We’ll be sharing project updates and information on this webpage and in our monthly newsletter On-Stream – sign up here.
Contact ORC at firstname.lastname@example.org or 0800 474 082.
You can also contact your local ORC councillor here.
Find out what is happening in your area and when
Why do we need a new Land and Water Plan?
Under the Resource Management Act 1991, ORC must achieve integrated management of the natural and physical resources of the region, including control over the use of land and freshwater. This is done through the development of regional plans. We currently have a Waste Plan to manage some waste matters, and a Water Plan to manage freshwater and some land uses, but these are now out-of-date.
In 2019, following an independent review of our regional plans, the Minister for the Environment directed us to prepare a new Regional Policy Statement (which was notified in June 2021) and a new Land and Water Regional Plan to be notified by the end of 2023.
What is Te Mana o te Wai?
The New Zealand government’s National Policy Statement for Freshwater Management 2020 requires that all freshwater management plans give effect to Te Mana o te Wai.
Te Mana o te Wai is respecting and looking after the water, so the water can look after you. It also recognises that mana whenua, councils, water users and the wider community all have a role in managing freshwater.
The new land and water plan will be based on a whole-of-catchment approach (ki uta ki tai) that is consistent with Te Mana o te Wai, and prioritises the health and wellbeing of waterbodies.
You can read more about Te Mana o te Wai and how it was drafted with our iwi partners in Otago in ORC’s proposed Regional Policy Statement.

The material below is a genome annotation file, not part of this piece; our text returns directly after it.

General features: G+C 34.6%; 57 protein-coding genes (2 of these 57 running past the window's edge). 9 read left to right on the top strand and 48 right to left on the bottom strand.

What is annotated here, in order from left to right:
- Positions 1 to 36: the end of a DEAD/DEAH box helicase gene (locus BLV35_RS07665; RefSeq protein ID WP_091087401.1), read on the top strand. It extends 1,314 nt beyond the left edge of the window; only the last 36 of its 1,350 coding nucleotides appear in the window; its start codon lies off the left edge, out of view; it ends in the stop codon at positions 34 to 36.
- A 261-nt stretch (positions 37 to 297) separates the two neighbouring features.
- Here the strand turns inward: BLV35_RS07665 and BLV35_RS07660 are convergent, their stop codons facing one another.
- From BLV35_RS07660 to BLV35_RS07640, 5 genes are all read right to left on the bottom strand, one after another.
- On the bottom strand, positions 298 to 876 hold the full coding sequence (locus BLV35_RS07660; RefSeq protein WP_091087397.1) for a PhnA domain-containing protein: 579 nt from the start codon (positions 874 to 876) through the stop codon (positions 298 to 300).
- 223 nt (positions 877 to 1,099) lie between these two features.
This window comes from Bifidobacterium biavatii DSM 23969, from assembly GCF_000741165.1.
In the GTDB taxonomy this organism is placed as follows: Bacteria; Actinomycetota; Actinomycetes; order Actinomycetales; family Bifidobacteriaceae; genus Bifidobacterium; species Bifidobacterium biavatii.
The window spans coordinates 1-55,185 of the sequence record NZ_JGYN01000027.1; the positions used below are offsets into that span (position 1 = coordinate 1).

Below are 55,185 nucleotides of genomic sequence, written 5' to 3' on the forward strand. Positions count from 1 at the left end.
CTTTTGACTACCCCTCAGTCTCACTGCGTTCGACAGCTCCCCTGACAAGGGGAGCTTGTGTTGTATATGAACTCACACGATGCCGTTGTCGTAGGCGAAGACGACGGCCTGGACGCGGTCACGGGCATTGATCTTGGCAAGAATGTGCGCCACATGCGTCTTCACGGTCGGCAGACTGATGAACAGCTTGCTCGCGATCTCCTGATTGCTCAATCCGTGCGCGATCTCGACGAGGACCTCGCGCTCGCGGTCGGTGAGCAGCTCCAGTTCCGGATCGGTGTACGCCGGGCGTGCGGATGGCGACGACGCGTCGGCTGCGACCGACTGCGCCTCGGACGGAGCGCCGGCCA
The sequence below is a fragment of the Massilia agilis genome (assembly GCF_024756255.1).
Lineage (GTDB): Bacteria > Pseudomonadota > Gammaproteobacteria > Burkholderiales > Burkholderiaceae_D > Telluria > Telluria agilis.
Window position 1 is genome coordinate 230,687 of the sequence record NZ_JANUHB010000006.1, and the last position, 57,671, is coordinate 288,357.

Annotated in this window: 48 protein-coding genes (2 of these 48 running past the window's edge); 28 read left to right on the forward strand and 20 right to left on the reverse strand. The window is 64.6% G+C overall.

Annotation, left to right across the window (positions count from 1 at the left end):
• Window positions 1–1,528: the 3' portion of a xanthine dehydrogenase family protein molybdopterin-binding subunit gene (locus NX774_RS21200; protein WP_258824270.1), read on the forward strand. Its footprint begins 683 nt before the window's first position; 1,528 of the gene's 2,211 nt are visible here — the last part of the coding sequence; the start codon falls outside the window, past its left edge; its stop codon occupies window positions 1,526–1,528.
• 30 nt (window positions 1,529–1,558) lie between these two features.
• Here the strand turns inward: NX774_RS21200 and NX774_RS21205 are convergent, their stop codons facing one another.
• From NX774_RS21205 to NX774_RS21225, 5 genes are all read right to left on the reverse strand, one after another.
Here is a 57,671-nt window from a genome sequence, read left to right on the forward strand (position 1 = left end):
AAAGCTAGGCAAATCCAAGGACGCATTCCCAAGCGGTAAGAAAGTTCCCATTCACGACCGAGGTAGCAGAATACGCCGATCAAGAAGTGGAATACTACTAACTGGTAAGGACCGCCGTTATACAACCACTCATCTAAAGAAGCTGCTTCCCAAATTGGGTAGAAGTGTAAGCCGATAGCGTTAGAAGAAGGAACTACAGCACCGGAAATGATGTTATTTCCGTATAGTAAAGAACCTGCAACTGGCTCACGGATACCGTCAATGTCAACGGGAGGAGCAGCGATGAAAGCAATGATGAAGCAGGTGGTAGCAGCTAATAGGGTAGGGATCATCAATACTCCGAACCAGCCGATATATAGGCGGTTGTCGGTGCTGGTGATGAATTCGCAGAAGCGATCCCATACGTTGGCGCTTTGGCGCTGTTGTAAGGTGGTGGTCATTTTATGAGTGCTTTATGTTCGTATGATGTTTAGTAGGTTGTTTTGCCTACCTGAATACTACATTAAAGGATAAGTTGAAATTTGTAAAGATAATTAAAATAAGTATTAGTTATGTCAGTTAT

How are we working in partnership with Kāi Tahu?
ORC works in partnership with Kāi Tahu, recognising their important relationship with land and water across the region.
On this project, we are reviewing the existing water and waste plans and developing a new Land and Water Regional Plan for Otago with Kāi Tahu. This means working together at staff and governance levels, supporting each other with science and monitoring, and presenting together at community meetings.
What will be in the new Land and Water Plan?
The new plan will set clear environmental outcomes with input from communities, as well as rules and limits on resource use to achieve these. The new plan will address climate change, resource needs and over-allocation of water.
The plan will be further refined through plan changes over time, including adding provisions related to topics such as groundwater limits, wetlands protection and high-risk land uses.
It will include a range of activities that are permitted, and a range of activities that will require resource consent from ORC. Some activities that have not been managed by ORC in the past may now need a consent in the new plan.
The plan will also actively manage some land uses for the first time. Rules in the new plan will apply to freshwater in or from lakes, rivers, streams, wetlands and groundwater. There will be some rules that apply to the whole region, and others that only apply in some areas, called Freshwater Management Units (FMUs) and rohe.
FMUs are catchments or groups of catchments that ORC will use to manage freshwater and land. The Clutha Mata-au FMU is further divided into five rohe (areas). You can see a map of these here.
View your FMU/rohe
Click on the topographic button (bottom left-hand corner) and zoom in to be able to see named area.